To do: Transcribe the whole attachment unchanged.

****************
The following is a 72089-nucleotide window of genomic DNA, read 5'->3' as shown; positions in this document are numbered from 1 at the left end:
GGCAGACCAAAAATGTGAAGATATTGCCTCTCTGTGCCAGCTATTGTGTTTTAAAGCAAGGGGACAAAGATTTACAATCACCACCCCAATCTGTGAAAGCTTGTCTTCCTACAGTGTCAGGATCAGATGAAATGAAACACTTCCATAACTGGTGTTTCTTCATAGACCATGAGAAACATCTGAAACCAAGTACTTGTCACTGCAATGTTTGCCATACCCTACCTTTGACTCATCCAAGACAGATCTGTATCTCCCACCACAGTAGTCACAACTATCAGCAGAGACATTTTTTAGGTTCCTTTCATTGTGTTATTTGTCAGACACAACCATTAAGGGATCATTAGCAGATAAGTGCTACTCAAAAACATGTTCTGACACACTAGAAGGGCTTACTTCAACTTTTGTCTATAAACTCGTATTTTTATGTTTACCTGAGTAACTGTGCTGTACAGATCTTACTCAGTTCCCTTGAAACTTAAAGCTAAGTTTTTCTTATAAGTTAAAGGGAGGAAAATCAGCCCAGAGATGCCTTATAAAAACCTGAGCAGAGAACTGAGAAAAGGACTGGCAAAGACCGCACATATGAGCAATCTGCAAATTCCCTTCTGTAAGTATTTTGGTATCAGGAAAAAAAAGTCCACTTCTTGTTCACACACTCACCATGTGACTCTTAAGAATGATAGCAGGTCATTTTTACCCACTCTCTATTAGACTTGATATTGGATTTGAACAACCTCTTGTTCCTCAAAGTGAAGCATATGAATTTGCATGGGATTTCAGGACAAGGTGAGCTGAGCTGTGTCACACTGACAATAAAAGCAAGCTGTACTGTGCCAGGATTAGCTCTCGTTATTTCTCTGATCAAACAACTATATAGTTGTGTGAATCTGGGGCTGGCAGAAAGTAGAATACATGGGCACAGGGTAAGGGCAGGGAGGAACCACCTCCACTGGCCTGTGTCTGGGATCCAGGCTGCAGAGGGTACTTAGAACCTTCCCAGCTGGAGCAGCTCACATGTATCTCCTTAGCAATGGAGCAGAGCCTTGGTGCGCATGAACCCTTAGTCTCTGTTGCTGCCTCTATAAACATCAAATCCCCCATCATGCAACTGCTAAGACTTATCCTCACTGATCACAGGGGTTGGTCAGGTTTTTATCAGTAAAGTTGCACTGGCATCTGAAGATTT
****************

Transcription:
The following is a 72089-nucleotide window of genomic DNA, read 5'->3' as shown; positions in this document are numbered from 1 at the left end:
GGCAGACCAAAAATGTGAAGATATTGCCTCTCTGTGCCAGCTATTGTGTTTTAAAGCAAGGGGACAAAGATTTACAATCACCACCCCAATCTGTGAAAGCTTGTCTTCCTACAGTGTCAGGATCAGATGAAATGAAACACTTCCATAACTGGTGTTTCTTCATAGACCATGAGAAACATCTGAAACCAAGTACTTGTCACTGCAATGTTTGCCATACCCTACCTTTGACTCATCCAAGACAGATCTGTATCTCCCACCACAGTAGTCACAACTATCAGCAGAGACATTTTTTAGGTTCCTTTCATTGTGTTATTTGTCAGACACAACCATTAAGGGATCATTAGCAGATAAGTGCTACTCAAAAACATGTTCTGACACACTAGAAGGGCTTACTTCAACTTTTGTCTATAAACTCGTATTTTTATGTTTACCTGAGTAACTGTGCTGTACAGATCTTACTCAGTTCCCTTGAAACTTAAAGCTAAGTTTTTCTTATAAGTTAAAGGGAGGAAAATCAGCCCAGAGATGCCTTATAAAAACCTGAGCAGAGAACTGAGAAAAGGACTGGCAAAGACCGCACATATGAGCAATCTGCAAATTCCCTTCTGTAAGTATTTTGGTATCAGGAAAAAAAAGTCCACTTCTTGTTCACACACTCACCATGTGACTCTTAAGAATGATAGCAGGTCATTTTTACCCACTCTCTATTAGACTTGATATTGGATTTGAACAACCTCTTGTTCCTCAAAGTGAAGCATATGAATTTGCATGGGATTTCAGGACAAGGTGAGCTGAGCTGTGTCACACTGACAATAAAAGCAAGCTGTACTGTGCCAGGATTAGCTCTCGTTATTTCTCTGATCAAACAACTATATAGTTGTGTGAATCTGGGGCTGGCAGAAAGTAGAATACATGGGCACAGGGTAAGGGCAGGGAGGAACCACCTCCACTGGCCTGTGTCTGGGATCCAGGCTGCAGAGGGTACTTAGAACCTTCCCAGCTGGAGCAGCTCACATGTATCTCCTTAGCAATGGAGCAGAGCCTTGGTGCGCATGAACCCTTAGTCTCTGTTGCTGCCTCTATAAACATCAAATCCCCCATCATGCAACTGCTAAGACTTATCCTCACTGATCACAGGGGTTGGTCAGGTTTTTATCAGTAAAGTTGCACTGGCATCTGAAGATTT